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New York Fashion Week has two new locations: Moynihan Station, SoHo club

A model walks the runway at the Badgley

A model walks the runway at the Badgley Mischka fashion show during Mercedes-Benz Fashion Week Fall 2015 at Theatre at Lincoln Center on Feb. 17, 2015. Photo Credit: Frazer Harrison/Getty Images for Mercedes-Benz Fashion Week

Fashionistas will split their time between the west side and SoHo to check out the latest trends.

Organizers for IMG Fashion Week announced Monday the biannual event will move to Skylight at Moynihan Station and Skylight Clarkson Sq this fall. The show was had to find a new home this winter after a court settlement forced it out of Lincoln Center, its home since 2010.

Mark Shapiro, chief content officer at IMG, said the two spots are perfect fits for everyone involved in fashion week.

"Part of this showcase involves staying close to inspirational hubs for fashion, art and music, and we've found great new homes for that in Skylight at Moynihan Station and Skylight Clarkson Sq," he said in a statement.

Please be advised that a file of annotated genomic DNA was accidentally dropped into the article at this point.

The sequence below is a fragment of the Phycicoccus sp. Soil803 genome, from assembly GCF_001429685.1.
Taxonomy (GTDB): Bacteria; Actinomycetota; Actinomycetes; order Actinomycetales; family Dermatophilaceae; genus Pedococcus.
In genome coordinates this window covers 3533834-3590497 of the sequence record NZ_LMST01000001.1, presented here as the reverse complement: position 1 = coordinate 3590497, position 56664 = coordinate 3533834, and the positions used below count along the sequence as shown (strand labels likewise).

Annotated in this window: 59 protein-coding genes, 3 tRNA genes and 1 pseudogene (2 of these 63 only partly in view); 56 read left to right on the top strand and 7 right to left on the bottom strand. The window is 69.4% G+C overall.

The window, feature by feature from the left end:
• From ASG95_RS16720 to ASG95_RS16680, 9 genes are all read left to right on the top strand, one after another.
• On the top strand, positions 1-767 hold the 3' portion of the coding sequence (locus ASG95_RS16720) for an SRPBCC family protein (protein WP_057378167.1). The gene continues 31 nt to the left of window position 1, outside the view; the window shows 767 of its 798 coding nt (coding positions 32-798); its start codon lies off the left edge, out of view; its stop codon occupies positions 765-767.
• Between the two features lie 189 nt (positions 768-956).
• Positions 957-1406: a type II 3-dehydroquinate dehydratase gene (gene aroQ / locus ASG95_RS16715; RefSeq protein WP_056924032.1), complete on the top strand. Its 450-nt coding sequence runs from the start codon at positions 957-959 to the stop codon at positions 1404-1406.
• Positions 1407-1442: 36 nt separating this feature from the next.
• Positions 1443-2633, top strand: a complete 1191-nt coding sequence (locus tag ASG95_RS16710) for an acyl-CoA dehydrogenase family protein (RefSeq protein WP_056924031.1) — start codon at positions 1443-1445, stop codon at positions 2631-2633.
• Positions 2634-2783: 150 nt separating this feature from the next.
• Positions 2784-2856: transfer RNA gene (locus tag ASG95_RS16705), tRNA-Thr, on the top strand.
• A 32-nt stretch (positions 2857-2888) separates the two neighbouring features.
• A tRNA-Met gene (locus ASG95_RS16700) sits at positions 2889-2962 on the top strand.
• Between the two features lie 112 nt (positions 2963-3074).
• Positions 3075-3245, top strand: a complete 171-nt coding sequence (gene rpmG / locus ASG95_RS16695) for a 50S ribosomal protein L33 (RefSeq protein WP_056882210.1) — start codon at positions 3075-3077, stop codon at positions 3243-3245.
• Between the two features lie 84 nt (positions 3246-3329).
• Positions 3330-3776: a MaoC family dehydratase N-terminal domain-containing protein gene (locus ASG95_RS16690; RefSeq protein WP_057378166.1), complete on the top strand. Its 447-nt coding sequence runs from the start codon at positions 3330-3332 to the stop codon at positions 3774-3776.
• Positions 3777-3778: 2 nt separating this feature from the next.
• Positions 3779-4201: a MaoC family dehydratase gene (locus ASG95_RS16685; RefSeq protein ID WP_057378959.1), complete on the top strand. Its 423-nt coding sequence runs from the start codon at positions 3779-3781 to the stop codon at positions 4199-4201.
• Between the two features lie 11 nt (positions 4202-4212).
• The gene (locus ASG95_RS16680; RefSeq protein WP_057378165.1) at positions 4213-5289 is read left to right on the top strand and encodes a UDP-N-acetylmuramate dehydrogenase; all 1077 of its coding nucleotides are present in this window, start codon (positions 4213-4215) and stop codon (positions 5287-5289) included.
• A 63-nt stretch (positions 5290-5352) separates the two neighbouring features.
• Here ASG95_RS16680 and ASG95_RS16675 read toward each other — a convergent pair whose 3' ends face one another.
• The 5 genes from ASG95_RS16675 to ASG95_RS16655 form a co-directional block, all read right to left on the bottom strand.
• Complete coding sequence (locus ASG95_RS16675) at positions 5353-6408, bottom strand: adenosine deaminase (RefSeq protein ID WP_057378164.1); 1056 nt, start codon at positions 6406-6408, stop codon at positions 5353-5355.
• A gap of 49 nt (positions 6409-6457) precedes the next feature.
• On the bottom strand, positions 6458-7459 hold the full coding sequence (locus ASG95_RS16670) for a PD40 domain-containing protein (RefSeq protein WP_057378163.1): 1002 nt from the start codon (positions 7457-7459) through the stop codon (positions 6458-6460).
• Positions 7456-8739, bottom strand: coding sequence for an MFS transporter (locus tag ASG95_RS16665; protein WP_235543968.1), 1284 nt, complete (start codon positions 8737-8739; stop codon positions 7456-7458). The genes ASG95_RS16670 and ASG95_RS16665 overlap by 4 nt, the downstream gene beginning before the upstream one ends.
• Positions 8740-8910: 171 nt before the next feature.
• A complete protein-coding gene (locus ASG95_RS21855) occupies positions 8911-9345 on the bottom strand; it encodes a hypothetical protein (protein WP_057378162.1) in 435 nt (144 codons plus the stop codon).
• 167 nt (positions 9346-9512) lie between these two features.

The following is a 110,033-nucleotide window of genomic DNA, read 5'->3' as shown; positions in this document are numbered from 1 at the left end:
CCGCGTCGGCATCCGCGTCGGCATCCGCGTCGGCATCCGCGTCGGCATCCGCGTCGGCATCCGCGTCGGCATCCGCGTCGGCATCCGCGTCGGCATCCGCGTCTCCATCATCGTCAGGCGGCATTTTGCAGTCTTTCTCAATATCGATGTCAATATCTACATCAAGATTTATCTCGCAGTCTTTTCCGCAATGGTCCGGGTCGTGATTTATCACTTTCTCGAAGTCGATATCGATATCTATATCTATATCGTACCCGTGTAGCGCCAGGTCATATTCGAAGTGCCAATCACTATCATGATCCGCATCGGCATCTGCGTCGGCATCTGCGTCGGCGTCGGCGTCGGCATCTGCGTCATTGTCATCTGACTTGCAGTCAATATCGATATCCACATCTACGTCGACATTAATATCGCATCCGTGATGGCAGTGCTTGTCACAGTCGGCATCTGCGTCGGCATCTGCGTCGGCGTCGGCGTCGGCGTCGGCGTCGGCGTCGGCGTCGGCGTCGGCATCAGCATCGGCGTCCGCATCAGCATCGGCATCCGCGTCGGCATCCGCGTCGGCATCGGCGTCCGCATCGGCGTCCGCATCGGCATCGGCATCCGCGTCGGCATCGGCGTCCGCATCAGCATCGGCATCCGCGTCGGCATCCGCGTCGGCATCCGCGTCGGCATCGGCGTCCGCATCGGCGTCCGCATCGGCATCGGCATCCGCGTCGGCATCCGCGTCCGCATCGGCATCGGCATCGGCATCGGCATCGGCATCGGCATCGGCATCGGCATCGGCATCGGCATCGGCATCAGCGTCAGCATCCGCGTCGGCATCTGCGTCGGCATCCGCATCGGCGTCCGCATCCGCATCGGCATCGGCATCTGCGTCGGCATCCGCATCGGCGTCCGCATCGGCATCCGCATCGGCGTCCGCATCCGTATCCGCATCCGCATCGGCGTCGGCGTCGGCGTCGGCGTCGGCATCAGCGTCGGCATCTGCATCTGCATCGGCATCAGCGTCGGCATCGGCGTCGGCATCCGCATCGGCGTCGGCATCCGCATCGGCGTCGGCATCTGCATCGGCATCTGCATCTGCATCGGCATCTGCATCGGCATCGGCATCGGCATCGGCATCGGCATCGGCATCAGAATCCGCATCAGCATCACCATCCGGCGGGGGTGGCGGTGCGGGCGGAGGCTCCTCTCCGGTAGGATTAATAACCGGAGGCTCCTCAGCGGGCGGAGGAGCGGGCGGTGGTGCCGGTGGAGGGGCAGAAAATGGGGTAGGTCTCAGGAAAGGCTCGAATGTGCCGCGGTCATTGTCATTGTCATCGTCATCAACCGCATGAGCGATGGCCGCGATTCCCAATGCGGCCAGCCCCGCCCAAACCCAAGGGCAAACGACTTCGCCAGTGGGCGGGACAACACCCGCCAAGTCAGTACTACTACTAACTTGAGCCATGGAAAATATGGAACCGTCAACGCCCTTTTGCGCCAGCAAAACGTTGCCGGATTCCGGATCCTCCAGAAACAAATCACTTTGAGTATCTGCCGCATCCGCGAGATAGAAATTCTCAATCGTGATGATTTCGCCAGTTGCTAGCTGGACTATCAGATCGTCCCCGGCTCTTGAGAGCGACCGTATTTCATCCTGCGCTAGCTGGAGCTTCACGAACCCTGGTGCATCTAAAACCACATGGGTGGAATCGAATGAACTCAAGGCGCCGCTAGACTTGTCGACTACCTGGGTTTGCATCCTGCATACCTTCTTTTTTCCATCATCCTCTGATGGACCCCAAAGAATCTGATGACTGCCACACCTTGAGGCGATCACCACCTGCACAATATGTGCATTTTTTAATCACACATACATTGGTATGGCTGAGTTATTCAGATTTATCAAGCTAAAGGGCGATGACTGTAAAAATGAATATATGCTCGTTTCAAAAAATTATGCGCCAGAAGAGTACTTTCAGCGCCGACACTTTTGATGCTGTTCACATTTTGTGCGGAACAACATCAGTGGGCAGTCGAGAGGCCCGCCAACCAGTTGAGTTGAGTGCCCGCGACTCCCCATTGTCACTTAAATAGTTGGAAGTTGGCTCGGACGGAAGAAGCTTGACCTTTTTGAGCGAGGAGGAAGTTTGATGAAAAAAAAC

This year's fall fashion week will run from Sept. 10 to 17.

IMG said it consulted with designers, show producers, journalists and others to come with a list with the best locations for future fall and spring shows.

The Skylight locations offer the best amenities for the designers, are close to cultural hubs in different parts of the city and will enable "guests to get to and from other show venues throughout the city more efficiently," according to IMG.

Moynihan Station's mail sorting room will accommodate 1,000 people while its postal dock space can hold up to 500 guests. The Postmaster Suite will also host other events.

Clarkson Square's location has two spots which can be adapted for different purposes. Studio 1 will accommodate up to 250 guests and can be tailored for runway, U-shaped or shows, while studio 3 can handle 500 guests.

In December, the city and the plaintiffs in a lawsuit came to an agreement to cease fashion week operations at Lincoln Square.

The suit contended that the events limited the public's access to Damrosch Park and state public trust doctrine.


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